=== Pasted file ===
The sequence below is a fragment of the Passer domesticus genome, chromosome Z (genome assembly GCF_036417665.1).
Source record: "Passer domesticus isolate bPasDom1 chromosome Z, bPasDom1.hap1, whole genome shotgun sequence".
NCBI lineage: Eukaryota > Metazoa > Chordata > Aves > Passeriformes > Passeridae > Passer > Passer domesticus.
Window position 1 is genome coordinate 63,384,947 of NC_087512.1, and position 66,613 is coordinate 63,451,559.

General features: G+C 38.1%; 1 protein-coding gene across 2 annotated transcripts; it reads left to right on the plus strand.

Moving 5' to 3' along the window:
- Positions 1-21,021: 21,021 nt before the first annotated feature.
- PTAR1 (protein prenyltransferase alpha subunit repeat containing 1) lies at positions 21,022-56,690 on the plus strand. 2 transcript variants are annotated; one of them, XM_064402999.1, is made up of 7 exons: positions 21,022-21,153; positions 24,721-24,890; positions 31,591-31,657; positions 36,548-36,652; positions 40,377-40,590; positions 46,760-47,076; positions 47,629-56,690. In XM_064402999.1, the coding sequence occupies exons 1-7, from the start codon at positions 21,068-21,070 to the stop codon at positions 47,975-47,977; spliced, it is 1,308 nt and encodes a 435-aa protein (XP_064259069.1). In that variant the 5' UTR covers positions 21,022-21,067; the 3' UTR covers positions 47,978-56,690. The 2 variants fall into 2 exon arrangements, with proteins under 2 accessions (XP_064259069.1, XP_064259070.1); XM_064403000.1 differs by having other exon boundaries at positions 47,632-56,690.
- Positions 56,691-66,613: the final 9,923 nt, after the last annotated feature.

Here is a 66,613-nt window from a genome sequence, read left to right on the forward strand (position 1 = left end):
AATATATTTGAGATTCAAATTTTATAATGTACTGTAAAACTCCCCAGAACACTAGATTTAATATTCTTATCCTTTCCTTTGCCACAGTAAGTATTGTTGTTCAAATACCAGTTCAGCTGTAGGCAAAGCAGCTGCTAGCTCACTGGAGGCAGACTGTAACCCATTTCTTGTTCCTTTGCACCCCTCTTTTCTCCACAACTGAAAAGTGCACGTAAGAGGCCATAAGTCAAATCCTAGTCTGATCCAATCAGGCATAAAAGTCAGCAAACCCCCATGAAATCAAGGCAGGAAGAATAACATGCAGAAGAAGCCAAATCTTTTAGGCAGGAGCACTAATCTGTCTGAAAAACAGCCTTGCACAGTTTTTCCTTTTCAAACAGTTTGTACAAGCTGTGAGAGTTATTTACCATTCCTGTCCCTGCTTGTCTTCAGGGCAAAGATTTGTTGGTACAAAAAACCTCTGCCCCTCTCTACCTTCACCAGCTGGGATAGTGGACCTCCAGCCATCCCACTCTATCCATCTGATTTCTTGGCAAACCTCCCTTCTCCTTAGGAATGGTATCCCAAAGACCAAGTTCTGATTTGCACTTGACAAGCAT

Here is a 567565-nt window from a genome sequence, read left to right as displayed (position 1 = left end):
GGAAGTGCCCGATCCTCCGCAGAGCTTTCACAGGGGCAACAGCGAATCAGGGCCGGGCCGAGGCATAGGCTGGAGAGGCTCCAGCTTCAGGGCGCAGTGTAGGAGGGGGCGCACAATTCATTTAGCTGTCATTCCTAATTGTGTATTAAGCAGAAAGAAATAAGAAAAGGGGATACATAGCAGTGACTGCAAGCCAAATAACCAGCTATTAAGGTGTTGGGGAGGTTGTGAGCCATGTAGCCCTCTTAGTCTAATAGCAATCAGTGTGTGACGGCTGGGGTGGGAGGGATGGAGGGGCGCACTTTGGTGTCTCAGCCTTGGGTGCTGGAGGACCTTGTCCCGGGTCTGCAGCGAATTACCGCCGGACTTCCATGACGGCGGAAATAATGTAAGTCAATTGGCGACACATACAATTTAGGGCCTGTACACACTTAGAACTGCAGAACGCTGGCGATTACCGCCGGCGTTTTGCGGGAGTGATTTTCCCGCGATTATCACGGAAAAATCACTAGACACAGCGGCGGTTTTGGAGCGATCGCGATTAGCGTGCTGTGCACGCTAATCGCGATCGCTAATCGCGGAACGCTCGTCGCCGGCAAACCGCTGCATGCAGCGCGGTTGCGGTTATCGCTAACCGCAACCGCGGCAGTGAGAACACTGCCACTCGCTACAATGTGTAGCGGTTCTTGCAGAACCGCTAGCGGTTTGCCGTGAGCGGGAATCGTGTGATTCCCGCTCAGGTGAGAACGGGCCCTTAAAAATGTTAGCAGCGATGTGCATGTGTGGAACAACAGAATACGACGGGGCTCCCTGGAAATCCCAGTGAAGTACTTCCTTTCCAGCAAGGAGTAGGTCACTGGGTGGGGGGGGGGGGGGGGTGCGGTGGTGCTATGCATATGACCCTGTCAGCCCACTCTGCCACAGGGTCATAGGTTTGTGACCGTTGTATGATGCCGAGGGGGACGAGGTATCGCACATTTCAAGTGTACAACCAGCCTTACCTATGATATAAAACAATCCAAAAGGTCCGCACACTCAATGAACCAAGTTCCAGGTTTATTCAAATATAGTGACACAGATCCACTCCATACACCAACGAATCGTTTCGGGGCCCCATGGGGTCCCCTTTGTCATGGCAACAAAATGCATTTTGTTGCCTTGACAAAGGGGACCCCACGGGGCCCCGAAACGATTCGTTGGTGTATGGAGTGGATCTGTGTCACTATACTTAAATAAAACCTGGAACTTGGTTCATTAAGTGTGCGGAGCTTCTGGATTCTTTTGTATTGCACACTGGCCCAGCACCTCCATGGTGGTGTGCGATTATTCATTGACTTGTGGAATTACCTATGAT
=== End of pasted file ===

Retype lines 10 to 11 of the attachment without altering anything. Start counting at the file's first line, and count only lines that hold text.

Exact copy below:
Here is a 66,613-nt window from a genome sequence, read left to right on the forward strand (position 1 = left end):
AATATATTTGAGATTCAAATTTTATAATGTACTGTAAAACTCCCCAGAACACTAGATTTAATATTCTTATCCTTTCCTTTGCCACAGTAAGTATTGTTGTTCAAATACCAGTTCAGCTGTAGGCAAAGCAGCTGCTAGCTCACTGGAGGCAGACTGTAACCCATTTCTTGTTCCTTTGCACCCCTCTTTTCTCCACAACTGAAAAGTGCACGTAAGAGGCCATAAGTCAAATCCTAGTCTGATCCAATCAGGCATAAAAGTCAGCAAACCCCCATGAAATCAAGGCAGGAAGAATAACATGCAGAAGAAGCCAAATCTTTTAGGCAGGAGCACTAATCTGTCTGAAAAACAGCCTTGCACAGTTTTTCCTTTTCAAACAGTTTGTACAAGCTGTGAGAGTTATTTACCATTCCTGTCCCTGCTTGTCTTCAGGGCAAAGATTTGTTGGTACAAAAAACCTCTGCCCCTCTCTACCTTCACCAGCTGGGATAGTGGACCTCCAGCCATCCCACTCTATCCATCTGATTTCTTGGCAAACCTCCCTTCTCCTTAGGAATGGTATCCCAAAGACCAAGTTCTGATTTGCACTTGACAAGCAT